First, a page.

The 2008 Winter Soldier will probably be no different. The event drew dozens of counter-protesters who were kept from the conference site at the National Labor College by a contingent of Montgomery County police. Although entrance to the event was limited to participants and the media, one protester managed to slip in and walked toward the stage, interrupting a speaker.

"Kerry lied while good men died, and you guys are betraying good men," the man yelled. The protester was roughly hustled from the room by several men in red knit shirts and jeans -- members of Vietnam Veterans Against the War, who are providing security for the event.

Counter-protesters outside derided the event and were deeply skeptical of the claims being made inside. "We want absolute specifics," said Harry Riley, a retired Army colonel who leads Eagles Up!. "This is too important to our nation. The credibility of our nation and the credibility of our soldiers are involved."

Riley said those making allegations against the U.S. military should have to give sworn testimony instead of speaking at an antiwar conference.

Organizers said they have sought to verify the records of all soldiers speaking, including reviewing their service records and talking to other members of units. Some soldiers had videos and photographs, which were displayed yesterday on a large screen in the auditorium.

"The ubiquitous nature of video, photo and technology really sets this apart" from the original Winter Soldier, said Jose Vasquez, an IVAW member who directed the verification process. Organizers and speakers said Winter Soldier is not meant to vilify soldiers. Instead, they said, it is aimed at changing war policy.

"These are not bad people, not criminals and not monsters," said Cliff Hicks, 23, a former 1st Armored Division soldier from Savannah, Ga., who spoke about his experiences in Iraq. "They are people being put in horrible situations, and they reacted horribly."

A Defense Department spokesman said he had not seen the allegations raised yesterday but added that such incidents are not representative of U.S. conduct.

"When isolated allegations of misconduct have been reported, commanders have conducted comprehensive investigations to determine the facts and held individuals accountable when appropriate," Lt. Col. Mark Ballesteros said.

Yesterday's panels included two sessions on "Rules of Engagement," in which soldiers and Marines described in emotional and often graphic terms incidents in which they said unarmed and innocent civilians were killed.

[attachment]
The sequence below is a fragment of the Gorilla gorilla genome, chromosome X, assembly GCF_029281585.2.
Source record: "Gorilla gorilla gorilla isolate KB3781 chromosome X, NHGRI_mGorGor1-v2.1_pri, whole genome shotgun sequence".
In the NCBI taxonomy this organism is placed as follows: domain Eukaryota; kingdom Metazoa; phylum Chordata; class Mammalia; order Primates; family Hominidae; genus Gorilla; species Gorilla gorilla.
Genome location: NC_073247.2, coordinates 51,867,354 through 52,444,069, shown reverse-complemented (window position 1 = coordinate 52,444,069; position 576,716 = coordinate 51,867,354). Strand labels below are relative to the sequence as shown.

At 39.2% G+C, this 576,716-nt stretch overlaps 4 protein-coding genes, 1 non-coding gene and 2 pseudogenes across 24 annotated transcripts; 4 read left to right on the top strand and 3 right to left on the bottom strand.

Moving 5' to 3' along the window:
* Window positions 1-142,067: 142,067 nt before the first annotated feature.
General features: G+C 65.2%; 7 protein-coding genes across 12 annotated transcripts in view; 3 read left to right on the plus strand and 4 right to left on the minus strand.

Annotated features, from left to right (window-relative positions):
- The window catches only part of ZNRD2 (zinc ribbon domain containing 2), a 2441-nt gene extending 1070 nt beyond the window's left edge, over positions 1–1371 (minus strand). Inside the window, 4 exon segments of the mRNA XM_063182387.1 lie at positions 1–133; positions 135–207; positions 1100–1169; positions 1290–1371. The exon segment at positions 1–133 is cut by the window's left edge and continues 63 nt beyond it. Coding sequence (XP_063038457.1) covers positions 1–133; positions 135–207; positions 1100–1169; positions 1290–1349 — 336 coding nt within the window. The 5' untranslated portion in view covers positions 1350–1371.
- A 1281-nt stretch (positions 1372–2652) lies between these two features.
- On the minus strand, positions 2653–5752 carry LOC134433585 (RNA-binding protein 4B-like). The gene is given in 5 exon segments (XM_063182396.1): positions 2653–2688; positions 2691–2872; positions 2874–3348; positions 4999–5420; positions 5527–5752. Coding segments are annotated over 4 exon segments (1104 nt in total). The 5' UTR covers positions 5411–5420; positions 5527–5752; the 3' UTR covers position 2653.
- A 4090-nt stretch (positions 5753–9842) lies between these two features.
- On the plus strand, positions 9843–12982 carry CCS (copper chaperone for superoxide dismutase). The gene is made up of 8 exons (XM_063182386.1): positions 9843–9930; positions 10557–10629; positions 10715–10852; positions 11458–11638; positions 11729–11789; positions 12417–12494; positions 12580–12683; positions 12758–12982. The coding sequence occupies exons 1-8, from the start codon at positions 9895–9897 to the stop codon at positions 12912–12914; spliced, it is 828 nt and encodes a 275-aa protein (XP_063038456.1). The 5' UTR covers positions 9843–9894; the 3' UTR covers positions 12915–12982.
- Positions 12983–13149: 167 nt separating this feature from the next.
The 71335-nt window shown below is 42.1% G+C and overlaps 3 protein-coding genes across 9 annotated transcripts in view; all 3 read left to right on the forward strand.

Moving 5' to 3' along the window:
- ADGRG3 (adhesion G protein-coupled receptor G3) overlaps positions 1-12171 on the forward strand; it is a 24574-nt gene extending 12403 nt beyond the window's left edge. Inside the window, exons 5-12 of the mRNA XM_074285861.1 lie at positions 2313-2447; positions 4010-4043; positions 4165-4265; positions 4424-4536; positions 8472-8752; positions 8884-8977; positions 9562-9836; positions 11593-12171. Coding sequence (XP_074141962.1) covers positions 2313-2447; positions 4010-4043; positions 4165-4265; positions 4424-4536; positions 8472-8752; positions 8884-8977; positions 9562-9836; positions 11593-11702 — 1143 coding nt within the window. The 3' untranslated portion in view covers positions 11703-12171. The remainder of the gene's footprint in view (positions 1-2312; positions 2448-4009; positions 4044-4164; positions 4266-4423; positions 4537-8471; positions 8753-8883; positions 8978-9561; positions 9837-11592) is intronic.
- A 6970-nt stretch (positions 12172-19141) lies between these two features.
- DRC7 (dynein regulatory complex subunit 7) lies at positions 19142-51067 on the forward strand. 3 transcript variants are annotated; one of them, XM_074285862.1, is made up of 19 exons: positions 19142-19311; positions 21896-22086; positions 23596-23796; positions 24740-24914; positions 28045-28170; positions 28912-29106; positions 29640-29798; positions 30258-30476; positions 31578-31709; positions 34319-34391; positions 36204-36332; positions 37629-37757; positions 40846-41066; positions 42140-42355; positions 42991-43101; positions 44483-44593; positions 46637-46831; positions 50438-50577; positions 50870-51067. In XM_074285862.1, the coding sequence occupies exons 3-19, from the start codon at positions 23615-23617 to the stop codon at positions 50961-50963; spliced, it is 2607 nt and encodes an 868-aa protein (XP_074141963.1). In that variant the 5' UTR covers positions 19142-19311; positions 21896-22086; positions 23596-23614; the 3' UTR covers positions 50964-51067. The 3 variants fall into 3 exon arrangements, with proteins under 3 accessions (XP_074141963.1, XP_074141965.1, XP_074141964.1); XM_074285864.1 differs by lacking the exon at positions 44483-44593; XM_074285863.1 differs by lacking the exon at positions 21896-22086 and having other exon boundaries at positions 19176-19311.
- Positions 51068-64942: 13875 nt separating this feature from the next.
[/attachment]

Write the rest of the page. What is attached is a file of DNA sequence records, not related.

Most of the stories involved Iraq, though some took place in Afghanistan.

Two former soldiers who served with the 1st Armored Division described an attack by an AC-130 "Spectre" gunship on an apartment building in southern Baghdad that they said took place Nov. 13, 2003.

"It was the most destructive thing I've seen, before or since," said Hicks, one of the soldiers.

Adam Kokesh, a student at George Washington University who served with the Marine Corps in Iraq, said Marines were often forced to make snap decisions about whether to fire on civilians.

"During the siege of Fallujah, we changed our rules of engagement more often than we changed our underwear," he said.

On the screen, a photograph showed him posing next to a burned-out car in which an Iraqi man was killed after approaching a Marine checkpoint.

"At the first Winter Soldier in 1971, one of the testifiers showed a picture like this and said, 'Don't ever let your government to do this to you,' " Kokesh said. "And still the government is doing this."

At a session on shortcomings in veterans' health care, audience members sobbed as Joyce and Kevin Lucey described the suicide of their son, Marine Cpl. Jeffrey Lucey, a death they blamed on his inability to get treatment for post-traumatic stress disorder.

Mental health specialists were on hand to help speakers and audience members, and a workshop was offered on PTSD.

Those who spoke yesterday described the experience as intimidating.

"It was terrifying for me," said Steven Casey, a former 1st Armored Division specialist from Missouri who also described the AC-130 attack. "I knew somebody needed to hear it. All I wanted to do is say what I saw. I'm not accusing anyone of a crime."
© 2008 The Washington Post Company